California has just passed a law setting the strictest standards for antibiotic use in farm animals in the country. Senate Bill 27, which was enrolled September 26, 2015, prohibits the administration of “medically important antimicrobial drugs, as defined, to livestock unless ordered by a licensed veterinarian through a prescription or veterinary feed directive.” The bill prohibits using antibiotics solely for purposes of gaining weight or improving feed efficiency.
The governor’s signing statement states “SB 27 addresses an urgent public health program. The science is clear that the overuse of antibiotics in livestock has contributed to the spread of antibiotic resistance and the undermining of decades of life-saving advances in medicine.”
The FDA set voluntary standards last year for removing growth promotion claims from antibiotic labels, but that guidance document is not a law. The California bill doesn’t allow the use of antibiotics for disease prevention purposes, which food safety experts claim can increase the risk of antibiotic-resistant bacteria.
The law will take effect on January 1, 2018. It also requires California officials to start a monitoring program to gather information on medically important antibiotic drug sales and usage, data on antibiotic-resistant bacteria, and livestock management data that does not duplicate NARMS, the National Antimicrobial Resistance Monitoring System.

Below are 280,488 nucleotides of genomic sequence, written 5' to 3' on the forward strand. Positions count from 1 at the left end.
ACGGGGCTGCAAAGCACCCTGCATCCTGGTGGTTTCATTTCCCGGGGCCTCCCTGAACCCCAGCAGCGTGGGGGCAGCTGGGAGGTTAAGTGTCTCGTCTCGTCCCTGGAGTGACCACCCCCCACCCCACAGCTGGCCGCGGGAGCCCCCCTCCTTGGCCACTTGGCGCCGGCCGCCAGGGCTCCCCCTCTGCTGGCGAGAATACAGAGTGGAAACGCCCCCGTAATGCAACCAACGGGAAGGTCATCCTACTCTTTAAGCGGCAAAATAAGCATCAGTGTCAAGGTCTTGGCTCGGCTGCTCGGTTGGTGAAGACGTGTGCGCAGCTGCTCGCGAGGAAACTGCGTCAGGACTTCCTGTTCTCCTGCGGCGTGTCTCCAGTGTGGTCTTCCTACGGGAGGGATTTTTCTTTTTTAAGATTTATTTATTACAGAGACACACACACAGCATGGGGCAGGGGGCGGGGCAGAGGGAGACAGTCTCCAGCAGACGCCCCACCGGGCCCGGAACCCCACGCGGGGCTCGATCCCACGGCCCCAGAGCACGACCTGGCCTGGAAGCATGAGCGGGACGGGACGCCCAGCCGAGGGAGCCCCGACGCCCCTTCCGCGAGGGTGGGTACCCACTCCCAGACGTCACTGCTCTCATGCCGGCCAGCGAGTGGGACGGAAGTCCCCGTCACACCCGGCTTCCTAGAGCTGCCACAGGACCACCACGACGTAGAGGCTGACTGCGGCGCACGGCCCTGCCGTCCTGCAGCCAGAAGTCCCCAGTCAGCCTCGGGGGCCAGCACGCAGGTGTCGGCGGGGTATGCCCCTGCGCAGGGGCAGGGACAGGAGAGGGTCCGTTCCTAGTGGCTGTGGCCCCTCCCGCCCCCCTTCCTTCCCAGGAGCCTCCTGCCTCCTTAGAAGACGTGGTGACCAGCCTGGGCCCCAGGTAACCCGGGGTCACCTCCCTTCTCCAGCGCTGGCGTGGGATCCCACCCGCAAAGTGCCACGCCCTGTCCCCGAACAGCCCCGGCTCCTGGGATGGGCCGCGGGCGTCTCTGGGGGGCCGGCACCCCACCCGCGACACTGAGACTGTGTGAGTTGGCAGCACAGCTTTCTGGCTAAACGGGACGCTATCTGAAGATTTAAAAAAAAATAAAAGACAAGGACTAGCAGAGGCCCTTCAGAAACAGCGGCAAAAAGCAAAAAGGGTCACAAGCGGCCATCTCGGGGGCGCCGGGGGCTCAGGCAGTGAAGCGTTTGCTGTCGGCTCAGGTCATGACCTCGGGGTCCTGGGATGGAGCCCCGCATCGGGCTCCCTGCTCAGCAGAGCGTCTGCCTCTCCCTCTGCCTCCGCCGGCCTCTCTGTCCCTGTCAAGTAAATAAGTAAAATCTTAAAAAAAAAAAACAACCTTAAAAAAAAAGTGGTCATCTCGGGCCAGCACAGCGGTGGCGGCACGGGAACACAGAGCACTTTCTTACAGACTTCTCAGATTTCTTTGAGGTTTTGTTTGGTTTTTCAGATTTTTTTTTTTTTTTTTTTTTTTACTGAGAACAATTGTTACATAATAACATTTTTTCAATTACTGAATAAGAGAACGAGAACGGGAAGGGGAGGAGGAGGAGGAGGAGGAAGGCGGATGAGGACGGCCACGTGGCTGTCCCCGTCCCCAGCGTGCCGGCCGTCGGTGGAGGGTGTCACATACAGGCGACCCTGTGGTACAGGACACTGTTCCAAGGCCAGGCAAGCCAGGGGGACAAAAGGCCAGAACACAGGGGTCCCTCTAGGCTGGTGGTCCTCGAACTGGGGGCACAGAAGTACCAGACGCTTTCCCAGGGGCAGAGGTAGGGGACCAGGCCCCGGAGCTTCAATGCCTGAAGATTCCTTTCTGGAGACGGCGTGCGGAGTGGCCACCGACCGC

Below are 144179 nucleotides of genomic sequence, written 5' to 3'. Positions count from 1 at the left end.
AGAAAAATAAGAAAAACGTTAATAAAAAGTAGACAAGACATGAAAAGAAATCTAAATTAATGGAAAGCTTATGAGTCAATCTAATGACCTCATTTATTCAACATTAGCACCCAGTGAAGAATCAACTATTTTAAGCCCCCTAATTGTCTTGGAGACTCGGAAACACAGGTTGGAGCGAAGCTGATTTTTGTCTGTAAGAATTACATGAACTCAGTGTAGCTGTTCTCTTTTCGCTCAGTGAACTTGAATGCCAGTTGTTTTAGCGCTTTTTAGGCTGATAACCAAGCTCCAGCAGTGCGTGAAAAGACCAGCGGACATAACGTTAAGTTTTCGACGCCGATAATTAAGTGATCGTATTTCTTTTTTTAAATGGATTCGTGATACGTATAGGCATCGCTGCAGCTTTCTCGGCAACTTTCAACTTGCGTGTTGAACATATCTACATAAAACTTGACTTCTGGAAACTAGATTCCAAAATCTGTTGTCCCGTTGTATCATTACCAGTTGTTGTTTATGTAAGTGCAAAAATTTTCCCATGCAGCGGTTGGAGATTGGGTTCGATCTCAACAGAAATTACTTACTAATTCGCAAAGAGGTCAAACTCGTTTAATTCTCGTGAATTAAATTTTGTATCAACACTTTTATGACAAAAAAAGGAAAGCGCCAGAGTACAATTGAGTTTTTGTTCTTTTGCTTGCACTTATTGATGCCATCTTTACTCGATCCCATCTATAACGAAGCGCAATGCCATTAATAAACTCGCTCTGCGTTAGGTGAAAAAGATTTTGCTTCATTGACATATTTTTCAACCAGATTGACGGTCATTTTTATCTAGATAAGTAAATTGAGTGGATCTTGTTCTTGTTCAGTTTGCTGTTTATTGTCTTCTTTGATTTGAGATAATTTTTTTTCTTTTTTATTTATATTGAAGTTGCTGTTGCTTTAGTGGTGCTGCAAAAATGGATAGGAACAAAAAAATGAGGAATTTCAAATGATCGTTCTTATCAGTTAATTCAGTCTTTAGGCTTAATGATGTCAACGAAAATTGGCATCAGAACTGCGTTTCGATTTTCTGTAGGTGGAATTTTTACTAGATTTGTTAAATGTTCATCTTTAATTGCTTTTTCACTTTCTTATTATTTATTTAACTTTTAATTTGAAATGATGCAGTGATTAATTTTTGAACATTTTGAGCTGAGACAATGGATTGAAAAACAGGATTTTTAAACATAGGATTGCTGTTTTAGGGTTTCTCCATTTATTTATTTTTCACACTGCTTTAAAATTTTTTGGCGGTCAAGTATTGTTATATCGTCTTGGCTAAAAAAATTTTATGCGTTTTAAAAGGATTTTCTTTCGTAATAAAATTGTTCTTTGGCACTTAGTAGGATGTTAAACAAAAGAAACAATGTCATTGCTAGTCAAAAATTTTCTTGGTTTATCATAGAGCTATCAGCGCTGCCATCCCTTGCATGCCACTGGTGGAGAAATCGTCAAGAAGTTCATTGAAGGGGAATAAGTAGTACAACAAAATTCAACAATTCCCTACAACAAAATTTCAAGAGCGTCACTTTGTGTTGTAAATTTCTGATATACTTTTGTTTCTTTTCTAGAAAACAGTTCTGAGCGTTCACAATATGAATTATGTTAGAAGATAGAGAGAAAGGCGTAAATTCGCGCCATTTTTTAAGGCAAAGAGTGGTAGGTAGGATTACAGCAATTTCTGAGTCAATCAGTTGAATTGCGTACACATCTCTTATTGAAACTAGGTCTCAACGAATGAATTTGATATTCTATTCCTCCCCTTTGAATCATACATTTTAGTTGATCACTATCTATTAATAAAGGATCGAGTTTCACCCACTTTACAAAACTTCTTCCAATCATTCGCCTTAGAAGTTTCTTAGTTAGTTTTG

The California Department of Food and Agriculture will report to the legislature by January 1, 2019 the results of outreach activities and monitoring efforts. The department will then advise the legislature about whether or not they have received statistically relevant data.
Anyone who violates this law will be fined not more than $250 a day for each day a violation occurred. In the second and subsequent violations, the fine will increase to $500 a day. The violator will also be required to attend an educational program on the “judicious use of medically important antimicrobial drugs” approved by the government.
The Natural Resources Defense Council states that 80% of all antibiotics sold in this country are used on livestock and poultry. Giving antibiotics to animals that are not sick kills off weak bacteria and lets stronger bacteria build up resistance to the drug. Drug-resistant bacteria are then in the animals on the farm, and when those animals are slaughtered, the bacteria ends up on the meat.
Center for Food Safety praised the California bill, stating that the US CDC has identified antibiotic resistance as “one of the top health threats facing the nation, putting the effectiveness of essential medicines at risk.” Rebecca Spector, West Coast Director of the Center for Food Safety said in a statement, “while there is much more to do to address the public health crisis of antibiotic resistance, and to reduce food safety and animal welfare impacts associated with industrial animal production, SB 27 steps in where the federal government has failed to act. With SB 27, California will once again be a leader for the rest of the nation by taking these efforts to reduce the issue and overuse of antibiotics in livestock.”
Last year’s huge Salmonella outbreak linked to Foster Farms chicken was caused by antibiotic-resistant bacteria. Because of that, 38% of those sickened were hospitalized, compared to the standard 20% hospitalization rate for most Salmonella outbreaks.